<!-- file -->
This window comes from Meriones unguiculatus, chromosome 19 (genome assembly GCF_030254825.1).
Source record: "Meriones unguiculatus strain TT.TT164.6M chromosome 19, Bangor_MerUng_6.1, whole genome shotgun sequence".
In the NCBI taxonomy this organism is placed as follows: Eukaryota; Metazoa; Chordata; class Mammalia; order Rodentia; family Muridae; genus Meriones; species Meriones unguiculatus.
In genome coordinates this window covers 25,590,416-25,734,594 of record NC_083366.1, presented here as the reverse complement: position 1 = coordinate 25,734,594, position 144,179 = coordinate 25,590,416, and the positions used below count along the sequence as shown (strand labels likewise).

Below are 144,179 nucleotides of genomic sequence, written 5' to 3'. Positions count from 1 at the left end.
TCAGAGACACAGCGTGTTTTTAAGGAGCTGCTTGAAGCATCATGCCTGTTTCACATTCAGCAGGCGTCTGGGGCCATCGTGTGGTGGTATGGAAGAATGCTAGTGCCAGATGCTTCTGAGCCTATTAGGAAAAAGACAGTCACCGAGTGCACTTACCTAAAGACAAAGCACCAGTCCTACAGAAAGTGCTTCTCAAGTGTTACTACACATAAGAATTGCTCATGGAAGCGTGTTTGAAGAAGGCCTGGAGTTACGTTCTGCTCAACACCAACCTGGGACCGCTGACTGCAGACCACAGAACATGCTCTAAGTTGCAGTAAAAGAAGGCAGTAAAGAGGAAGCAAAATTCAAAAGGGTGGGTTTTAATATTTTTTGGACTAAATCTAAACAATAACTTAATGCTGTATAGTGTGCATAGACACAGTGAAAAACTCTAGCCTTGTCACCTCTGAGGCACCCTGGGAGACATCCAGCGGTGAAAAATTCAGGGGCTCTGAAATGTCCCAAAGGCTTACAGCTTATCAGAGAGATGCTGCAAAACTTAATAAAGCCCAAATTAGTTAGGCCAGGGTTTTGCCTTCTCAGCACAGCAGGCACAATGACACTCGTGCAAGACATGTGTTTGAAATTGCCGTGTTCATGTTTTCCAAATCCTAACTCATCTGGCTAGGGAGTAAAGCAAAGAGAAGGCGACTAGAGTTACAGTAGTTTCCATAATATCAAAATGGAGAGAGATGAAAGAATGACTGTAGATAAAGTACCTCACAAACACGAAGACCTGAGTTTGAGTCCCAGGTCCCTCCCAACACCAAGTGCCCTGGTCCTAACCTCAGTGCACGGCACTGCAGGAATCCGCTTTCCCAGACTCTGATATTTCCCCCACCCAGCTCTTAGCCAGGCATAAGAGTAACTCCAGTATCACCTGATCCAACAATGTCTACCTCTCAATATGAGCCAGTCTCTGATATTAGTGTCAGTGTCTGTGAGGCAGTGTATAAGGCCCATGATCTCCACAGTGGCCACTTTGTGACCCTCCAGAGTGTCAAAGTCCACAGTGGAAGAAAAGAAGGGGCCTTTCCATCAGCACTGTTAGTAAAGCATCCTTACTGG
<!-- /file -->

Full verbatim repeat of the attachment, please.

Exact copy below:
This window comes from Meriones unguiculatus, chromosome 19 (genome assembly GCF_030254825.1).
Source record: "Meriones unguiculatus strain TT.TT164.6M chromosome 19, Bangor_MerUng_6.1, whole genome shotgun sequence".
In the NCBI taxonomy this organism is placed as follows: Eukaryota; Metazoa; Chordata; class Mammalia; order Rodentia; family Muridae; genus Meriones; species Meriones unguiculatus.
In genome coordinates this window covers 25,590,416-25,734,594 of record NC_083366.1, presented here as the reverse complement: position 1 = coordinate 25,734,594, position 144,179 = coordinate 25,590,416, and the positions used below count along the sequence as shown (strand labels likewise).

Below are 144,179 nucleotides of genomic sequence, written 5' to 3'. Positions count from 1 at the left end.
TCAGAGACACAGCGTGTTTTTAAGGAGCTGCTTGAAGCATCATGCCTGTTTCACATTCAGCAGGCGTCTGGGGCCATCGTGTGGTGGTATGGAAGAATGCTAGTGCCAGATGCTTCTGAGCCTATTAGGAAAAAGACAGTCACCGAGTGCACTTACCTAAAGACAAAGCACCAGTCCTACAGAAAGTGCTTCTCAAGTGTTACTACACATAAGAATTGCTCATGGAAGCGTGTTTGAAGAAGGCCTGGAGTTACGTTCTGCTCAACACCAACCTGGGACCGCTGACTGCAGACCACAGAACATGCTCTAAGTTGCAGTAAAAGAAGGCAGTAAAGAGGAAGCAAAATTCAAAAGGGTGGGTTTTAATATTTTTTGGACTAAATCTAAACAATAACTTAATGCTGTATAGTGTGCATAGACACAGTGAAAAACTCTAGCCTTGTCACCTCTGAGGCACCCTGGGAGACATCCAGCGGTGAAAAATTCAGGGGCTCTGAAATGTCCCAAAGGCTTACAGCTTATCAGAGAGATGCTGCAAAACTTAATAAAGCCCAAATTAGTTAGGCCAGGGTTTTGCCTTCTCAGCACAGCAGGCACAATGACACTCGTGCAAGACATGTGTTTGAAATTGCCGTGTTCATGTTTTCCAAATCCTAACTCATCTGGCTAGGGAGTAAAGCAAAGAGAAGGCGACTAGAGTTACAGTAGTTTCCATAATATCAAAATGGAGAGAGATGAAAGAATGACTGTAGATAAAGTACCTCACAAACACGAAGACCTGAGTTTGAGTCCCAGGTCCCTCCCAACACCAAGTGCCCTGGTCCTAACCTCAGTGCACGGCACTGCAGGAATCCGCTTTCCCAGACTCTGATATTTCCCCCACCCAGCTCTTAGCCAGGCATAAGAGTAACTCCAGTATCACCTGATCCAACAATGTCTACCTCTCAATATGAGCCAGTCTCTGATATTAGTGTCAGTGTCTGTGAGGCAGTGTATAAGGCCCATGATCTCCACAGTGGCCACTTTGTGACCCTCCAGAGTGTCAAAGTCCACAGTGGAAGAAAAGAAGGGGCCTTTCCATCAGCACTGTTAGTAAAGCATCCTTACTGG